West Virginia Senator Joe Manchin will oppose the Iran nuclear deal, he told reporters Tuesday, putting a possible filibuster on the vote nearly out of reach.
Manchin said the Iranian regime had shown no signs of changing its behavior and the deal it reached with six world powers does “nothing to guarantee that behavior changes.”
The senator had been one of five yet to declare how they will vote.
He had earlier said he was leaning toward supporting the deal, according to the Charleston Gazette.
Manchin will become one of four Democrats to oppose the deal, along with senators Chuck Schumer of New York, Bob Menendez of New Jersey and Ben Cardin of Maryland. The Obama administration now needs the support of three of the remaining four undecided senators to manage a filibuster, which would keep the deal from being voted down and thus obviate the need for a presidential veto.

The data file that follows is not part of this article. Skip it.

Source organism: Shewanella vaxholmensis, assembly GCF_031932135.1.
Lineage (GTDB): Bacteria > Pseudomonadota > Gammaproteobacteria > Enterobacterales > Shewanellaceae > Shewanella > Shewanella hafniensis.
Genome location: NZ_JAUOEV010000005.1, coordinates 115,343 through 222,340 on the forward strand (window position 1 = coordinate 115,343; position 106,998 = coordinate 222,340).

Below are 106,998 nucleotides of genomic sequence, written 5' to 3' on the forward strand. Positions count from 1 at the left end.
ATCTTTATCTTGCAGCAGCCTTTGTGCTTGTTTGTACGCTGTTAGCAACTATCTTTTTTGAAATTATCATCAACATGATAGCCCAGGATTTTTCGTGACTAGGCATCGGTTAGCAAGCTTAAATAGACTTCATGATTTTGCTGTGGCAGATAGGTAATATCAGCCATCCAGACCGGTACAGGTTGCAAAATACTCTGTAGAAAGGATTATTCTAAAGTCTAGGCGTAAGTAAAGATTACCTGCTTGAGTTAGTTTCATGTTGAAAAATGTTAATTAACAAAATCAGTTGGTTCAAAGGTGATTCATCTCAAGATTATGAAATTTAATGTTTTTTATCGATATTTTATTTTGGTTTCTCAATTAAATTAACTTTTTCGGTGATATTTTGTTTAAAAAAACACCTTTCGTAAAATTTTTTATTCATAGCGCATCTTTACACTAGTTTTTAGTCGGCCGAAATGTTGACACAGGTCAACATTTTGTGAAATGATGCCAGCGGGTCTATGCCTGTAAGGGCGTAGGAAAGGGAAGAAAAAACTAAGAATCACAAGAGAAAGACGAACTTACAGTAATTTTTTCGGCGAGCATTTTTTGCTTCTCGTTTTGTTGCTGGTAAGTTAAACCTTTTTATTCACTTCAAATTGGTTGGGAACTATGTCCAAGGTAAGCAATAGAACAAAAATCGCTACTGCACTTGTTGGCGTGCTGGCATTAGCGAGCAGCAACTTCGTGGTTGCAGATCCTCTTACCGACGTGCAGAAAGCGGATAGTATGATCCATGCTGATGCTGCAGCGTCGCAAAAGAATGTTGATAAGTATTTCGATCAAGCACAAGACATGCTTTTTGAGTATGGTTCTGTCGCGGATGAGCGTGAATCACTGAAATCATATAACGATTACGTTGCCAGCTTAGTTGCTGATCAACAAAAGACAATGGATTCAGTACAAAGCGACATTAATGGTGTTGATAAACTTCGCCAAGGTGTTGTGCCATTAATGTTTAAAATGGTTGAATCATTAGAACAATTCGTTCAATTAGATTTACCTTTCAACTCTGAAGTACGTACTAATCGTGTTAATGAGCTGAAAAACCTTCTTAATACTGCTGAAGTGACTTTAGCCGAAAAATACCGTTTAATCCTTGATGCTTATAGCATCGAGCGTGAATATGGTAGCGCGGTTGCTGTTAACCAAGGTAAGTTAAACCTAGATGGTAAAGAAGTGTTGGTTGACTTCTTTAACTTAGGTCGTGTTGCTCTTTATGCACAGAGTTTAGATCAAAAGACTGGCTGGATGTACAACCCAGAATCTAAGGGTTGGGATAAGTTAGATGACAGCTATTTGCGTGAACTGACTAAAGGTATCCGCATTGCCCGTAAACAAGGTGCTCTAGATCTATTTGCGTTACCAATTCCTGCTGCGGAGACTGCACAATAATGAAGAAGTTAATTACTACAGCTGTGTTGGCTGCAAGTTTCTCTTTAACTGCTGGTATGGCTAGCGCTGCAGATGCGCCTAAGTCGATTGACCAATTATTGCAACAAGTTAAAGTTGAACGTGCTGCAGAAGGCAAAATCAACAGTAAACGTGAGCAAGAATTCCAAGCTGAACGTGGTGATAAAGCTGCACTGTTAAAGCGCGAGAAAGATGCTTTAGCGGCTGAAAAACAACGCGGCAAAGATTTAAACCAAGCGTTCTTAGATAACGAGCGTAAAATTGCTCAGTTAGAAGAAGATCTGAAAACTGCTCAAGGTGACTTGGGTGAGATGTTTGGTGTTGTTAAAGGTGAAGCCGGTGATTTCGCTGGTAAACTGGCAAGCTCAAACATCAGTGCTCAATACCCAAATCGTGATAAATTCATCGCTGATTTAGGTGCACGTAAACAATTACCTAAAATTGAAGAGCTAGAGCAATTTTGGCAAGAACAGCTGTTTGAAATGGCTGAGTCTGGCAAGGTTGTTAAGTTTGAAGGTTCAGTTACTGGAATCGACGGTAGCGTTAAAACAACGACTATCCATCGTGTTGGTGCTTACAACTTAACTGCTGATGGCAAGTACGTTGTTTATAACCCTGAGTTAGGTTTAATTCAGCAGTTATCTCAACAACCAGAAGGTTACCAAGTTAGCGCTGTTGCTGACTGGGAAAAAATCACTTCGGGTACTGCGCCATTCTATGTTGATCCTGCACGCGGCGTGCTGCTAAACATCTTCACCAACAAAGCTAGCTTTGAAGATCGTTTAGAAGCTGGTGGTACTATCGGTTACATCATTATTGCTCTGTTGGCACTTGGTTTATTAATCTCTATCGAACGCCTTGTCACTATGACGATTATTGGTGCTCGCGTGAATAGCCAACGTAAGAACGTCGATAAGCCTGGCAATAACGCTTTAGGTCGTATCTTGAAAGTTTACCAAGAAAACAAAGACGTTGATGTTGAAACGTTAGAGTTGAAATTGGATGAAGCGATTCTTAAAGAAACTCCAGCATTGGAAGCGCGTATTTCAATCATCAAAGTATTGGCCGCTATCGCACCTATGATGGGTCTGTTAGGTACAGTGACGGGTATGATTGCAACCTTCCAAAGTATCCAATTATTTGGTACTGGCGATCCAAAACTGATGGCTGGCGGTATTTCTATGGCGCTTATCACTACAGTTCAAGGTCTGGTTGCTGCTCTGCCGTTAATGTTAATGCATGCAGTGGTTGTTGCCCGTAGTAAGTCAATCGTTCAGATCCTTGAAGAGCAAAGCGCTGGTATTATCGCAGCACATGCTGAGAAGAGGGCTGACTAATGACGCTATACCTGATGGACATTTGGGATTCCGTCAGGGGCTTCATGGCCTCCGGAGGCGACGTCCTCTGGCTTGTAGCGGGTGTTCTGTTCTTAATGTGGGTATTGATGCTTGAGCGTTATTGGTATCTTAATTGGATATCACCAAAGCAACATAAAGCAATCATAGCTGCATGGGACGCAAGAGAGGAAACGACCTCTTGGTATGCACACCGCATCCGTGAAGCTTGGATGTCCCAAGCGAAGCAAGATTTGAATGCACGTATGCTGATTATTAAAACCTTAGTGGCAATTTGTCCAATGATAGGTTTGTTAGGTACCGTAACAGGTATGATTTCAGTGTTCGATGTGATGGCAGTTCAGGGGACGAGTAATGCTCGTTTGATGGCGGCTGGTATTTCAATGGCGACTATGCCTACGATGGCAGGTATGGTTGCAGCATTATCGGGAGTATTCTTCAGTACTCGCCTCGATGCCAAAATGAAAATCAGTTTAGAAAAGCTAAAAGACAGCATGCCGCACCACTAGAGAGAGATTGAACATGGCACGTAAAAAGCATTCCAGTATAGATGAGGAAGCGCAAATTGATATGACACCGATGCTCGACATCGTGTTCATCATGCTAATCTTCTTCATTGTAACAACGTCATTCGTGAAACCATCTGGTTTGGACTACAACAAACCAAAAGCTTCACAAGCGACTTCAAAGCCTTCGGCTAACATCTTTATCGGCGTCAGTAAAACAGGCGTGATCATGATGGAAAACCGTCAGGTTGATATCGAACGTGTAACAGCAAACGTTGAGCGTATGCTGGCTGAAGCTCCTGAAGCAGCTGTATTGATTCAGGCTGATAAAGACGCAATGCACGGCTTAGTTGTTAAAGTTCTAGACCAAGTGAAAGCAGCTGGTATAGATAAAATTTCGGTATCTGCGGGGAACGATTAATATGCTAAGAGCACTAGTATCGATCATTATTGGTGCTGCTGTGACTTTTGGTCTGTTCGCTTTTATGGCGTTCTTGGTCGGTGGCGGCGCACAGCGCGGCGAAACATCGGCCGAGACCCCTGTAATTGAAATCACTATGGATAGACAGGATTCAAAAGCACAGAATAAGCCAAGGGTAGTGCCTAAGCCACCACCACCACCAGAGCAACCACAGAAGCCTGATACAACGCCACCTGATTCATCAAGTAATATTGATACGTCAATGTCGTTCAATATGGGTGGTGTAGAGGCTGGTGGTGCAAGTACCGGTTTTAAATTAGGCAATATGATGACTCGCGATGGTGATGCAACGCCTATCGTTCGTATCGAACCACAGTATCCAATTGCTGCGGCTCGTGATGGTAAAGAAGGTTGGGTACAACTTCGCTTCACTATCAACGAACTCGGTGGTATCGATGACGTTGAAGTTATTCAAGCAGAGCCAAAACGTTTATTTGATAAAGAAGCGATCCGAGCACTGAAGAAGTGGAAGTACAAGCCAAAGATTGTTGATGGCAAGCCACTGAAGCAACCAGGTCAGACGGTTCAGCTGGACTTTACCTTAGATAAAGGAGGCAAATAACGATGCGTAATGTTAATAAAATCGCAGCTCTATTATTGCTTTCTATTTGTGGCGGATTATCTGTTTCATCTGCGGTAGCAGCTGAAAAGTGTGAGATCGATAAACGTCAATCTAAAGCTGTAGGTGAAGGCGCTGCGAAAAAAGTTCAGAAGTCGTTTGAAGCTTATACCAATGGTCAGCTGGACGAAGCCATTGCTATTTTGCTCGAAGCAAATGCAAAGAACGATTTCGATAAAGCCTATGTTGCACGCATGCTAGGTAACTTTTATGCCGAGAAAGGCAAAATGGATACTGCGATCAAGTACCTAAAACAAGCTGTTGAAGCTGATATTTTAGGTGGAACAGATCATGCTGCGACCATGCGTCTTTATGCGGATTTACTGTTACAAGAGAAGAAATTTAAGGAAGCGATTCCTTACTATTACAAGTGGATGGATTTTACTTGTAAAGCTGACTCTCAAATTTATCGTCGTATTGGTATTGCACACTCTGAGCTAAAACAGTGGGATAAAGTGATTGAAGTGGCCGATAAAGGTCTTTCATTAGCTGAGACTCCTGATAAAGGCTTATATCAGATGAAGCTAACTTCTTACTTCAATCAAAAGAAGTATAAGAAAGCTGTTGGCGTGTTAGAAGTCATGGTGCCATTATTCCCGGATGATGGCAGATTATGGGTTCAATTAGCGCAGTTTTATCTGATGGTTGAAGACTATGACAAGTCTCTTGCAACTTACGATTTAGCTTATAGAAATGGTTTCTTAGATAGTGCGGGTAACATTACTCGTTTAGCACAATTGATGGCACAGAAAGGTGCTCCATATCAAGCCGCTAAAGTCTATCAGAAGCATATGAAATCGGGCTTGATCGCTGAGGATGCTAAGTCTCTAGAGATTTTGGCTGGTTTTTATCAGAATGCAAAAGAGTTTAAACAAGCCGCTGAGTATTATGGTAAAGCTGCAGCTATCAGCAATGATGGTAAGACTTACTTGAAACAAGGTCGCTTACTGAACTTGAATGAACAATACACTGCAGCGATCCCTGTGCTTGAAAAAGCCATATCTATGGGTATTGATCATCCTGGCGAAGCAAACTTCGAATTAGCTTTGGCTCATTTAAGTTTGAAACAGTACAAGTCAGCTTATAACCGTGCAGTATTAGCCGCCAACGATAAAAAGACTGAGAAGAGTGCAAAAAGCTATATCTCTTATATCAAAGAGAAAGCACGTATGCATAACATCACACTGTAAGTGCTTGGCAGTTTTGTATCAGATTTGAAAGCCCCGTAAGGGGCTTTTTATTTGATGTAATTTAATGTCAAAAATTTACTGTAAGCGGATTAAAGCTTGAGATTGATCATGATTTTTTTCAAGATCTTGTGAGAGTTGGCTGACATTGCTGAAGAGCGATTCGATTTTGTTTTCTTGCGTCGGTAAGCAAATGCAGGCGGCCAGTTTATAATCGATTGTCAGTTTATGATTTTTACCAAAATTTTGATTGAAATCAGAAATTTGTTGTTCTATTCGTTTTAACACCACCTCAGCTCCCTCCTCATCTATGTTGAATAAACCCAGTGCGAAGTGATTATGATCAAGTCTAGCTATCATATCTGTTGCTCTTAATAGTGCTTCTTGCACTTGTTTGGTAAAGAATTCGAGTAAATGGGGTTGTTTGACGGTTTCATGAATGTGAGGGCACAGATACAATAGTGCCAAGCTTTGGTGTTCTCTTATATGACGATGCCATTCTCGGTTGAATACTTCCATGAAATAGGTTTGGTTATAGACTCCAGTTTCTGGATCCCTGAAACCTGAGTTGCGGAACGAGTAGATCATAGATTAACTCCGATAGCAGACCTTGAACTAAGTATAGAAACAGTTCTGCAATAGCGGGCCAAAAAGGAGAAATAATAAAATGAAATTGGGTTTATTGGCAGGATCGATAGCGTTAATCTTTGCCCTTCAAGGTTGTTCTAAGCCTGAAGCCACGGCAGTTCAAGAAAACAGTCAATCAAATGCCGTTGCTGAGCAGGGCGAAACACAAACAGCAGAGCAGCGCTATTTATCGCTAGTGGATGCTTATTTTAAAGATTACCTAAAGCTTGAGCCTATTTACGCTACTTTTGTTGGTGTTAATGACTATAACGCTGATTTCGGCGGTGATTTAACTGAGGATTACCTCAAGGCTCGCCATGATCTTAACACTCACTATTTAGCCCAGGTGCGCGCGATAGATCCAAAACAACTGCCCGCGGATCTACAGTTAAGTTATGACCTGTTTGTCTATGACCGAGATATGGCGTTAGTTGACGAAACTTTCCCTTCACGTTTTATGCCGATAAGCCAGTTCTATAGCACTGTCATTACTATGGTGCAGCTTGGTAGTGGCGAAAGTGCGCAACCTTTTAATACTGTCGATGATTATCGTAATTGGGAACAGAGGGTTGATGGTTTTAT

Congress returns from its summer recess Tuesday and a vote on the Iran deal is planned for Thursday, after two days of debate.
Manchin, the only Democrat in West Virginia’s congressional delegation, joins the rest of his state’s lawmakers in opposing the agreement between Iran and six world powers to ease sanctions in exchange for curbs on Tehran’s nuclear program.
The Obama administration has already guaranteed it will be able to sustain a veto if the Senate votes to disapproves the deal, with 34 Democrats saying they support the agreement. But lawmakers had been hoping to use a filibuster to keep the measure from even being voted on, saving the White House from having to veto an expected Republican victory against the agreement.
The remaining undecided senators are Richard Blumenthal of Connecticut, Maria Cantwell of Washington, Ron Wyden of Oregon and Gary Peters of Michigan.
Wyden is expected to oppose the agreement. Blumenthal’s office said he will announce his position on the Iran nuclear agreement at 11 a.m. Tuesday.
AP contributed to this report.